Insulin lowers blood sugar by allowing it to leave the blood stream and enter the cells. People with type I diabetes cannot make their own insulin in the body and must take insulin injections to meet the regular requirement. They can survive without insulin injections, but many may take insulin injections to control blood glucose levels more effectively. Insulin is taken as an injection. Patients who need insulin is taught to give his/her injections themselves.
In type II diabetes, the patient's body makes insulin, but is not able to use it effectively. They use medicines to control blood sugar in the form of pills, usually once or twice a day. These medicines work by preventing the body from sending sugar into the bloodstream when the naturally produced insulin is not working properly, releasing more Insulin into the bloodstream, and helping the body's own insulin move glucose from the bloodstream into the cells. Some people need insulin in addition to oral medicines. Some people no longer need medicines if they lose weight because their own insulin output is sufficient after reducing weight, fat, and sugar.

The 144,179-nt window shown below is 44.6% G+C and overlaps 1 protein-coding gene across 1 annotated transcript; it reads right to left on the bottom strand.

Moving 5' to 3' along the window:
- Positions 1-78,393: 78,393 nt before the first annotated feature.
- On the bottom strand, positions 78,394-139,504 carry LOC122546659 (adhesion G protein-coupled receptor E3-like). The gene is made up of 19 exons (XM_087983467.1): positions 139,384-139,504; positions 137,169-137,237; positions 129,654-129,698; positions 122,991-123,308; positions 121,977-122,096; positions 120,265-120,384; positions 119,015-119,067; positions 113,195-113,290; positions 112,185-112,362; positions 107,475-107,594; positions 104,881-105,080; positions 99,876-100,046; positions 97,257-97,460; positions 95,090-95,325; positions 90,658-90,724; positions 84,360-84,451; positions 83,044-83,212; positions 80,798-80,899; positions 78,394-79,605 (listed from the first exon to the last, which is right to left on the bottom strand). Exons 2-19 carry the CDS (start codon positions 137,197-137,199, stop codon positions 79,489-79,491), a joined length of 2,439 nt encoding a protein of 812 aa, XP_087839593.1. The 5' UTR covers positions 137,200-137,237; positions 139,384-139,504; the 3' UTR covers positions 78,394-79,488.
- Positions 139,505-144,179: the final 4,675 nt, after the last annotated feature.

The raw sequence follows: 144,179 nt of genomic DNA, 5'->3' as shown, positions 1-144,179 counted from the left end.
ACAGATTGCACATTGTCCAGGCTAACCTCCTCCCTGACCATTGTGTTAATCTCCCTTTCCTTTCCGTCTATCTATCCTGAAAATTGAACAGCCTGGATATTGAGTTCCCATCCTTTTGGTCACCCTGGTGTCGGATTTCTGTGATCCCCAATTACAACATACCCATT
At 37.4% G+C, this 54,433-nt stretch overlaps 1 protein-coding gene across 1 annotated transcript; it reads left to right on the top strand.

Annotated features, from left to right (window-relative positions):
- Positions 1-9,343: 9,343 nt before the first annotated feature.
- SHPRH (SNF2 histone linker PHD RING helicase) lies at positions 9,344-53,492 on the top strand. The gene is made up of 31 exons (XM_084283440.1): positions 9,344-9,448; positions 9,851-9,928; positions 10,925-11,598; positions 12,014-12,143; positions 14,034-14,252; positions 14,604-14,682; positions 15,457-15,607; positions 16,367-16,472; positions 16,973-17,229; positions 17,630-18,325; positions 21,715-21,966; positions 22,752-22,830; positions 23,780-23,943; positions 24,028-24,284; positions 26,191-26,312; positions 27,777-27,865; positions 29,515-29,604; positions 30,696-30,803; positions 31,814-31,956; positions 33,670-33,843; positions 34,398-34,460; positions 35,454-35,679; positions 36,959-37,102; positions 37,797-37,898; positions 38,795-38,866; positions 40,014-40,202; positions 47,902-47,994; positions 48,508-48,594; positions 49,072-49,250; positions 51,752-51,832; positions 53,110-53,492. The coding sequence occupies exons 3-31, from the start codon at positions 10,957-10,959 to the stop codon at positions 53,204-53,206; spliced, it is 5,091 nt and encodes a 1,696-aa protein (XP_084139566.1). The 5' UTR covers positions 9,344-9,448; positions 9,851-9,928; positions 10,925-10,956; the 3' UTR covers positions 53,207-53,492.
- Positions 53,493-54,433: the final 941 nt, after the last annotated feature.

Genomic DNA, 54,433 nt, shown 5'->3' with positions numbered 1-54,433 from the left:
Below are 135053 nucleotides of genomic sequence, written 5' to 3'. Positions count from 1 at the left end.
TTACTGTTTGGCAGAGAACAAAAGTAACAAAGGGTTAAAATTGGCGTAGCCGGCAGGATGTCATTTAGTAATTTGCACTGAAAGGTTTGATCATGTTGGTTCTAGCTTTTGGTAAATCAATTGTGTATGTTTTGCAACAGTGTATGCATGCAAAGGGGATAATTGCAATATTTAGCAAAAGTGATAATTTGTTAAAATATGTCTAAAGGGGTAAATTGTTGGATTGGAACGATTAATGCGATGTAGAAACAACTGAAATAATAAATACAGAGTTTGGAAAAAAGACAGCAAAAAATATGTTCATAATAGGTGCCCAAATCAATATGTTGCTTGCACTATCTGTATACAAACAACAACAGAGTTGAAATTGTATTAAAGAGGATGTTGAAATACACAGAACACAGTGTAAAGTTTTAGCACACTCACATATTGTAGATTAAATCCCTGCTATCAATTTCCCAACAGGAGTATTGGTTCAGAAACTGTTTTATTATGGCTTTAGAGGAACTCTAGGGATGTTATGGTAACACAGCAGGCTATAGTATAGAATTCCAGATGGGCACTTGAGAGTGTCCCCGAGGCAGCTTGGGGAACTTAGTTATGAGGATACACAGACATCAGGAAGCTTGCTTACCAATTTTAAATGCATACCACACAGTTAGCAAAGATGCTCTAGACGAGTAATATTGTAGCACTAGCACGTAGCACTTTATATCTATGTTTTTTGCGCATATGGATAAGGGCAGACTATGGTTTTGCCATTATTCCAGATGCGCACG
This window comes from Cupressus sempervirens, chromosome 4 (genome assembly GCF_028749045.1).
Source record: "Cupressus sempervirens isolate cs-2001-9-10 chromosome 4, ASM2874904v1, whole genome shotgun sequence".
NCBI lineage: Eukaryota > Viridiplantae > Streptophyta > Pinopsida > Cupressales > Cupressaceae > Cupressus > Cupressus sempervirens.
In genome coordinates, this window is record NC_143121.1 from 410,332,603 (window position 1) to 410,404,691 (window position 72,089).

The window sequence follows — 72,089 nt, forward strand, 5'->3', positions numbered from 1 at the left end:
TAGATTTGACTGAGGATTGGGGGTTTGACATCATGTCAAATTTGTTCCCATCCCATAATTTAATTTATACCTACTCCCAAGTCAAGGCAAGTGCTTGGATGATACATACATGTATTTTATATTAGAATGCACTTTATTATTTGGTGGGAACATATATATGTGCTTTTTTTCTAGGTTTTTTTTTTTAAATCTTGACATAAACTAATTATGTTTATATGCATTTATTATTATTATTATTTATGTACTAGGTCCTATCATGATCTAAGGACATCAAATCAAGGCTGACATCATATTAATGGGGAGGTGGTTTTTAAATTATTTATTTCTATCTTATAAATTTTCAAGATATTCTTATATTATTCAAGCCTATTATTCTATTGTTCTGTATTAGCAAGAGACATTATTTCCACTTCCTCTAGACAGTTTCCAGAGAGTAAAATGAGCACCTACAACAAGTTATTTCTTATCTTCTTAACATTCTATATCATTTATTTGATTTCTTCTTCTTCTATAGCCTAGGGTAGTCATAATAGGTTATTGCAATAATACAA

Insulin is taken as an injection. It is not available in tablet form.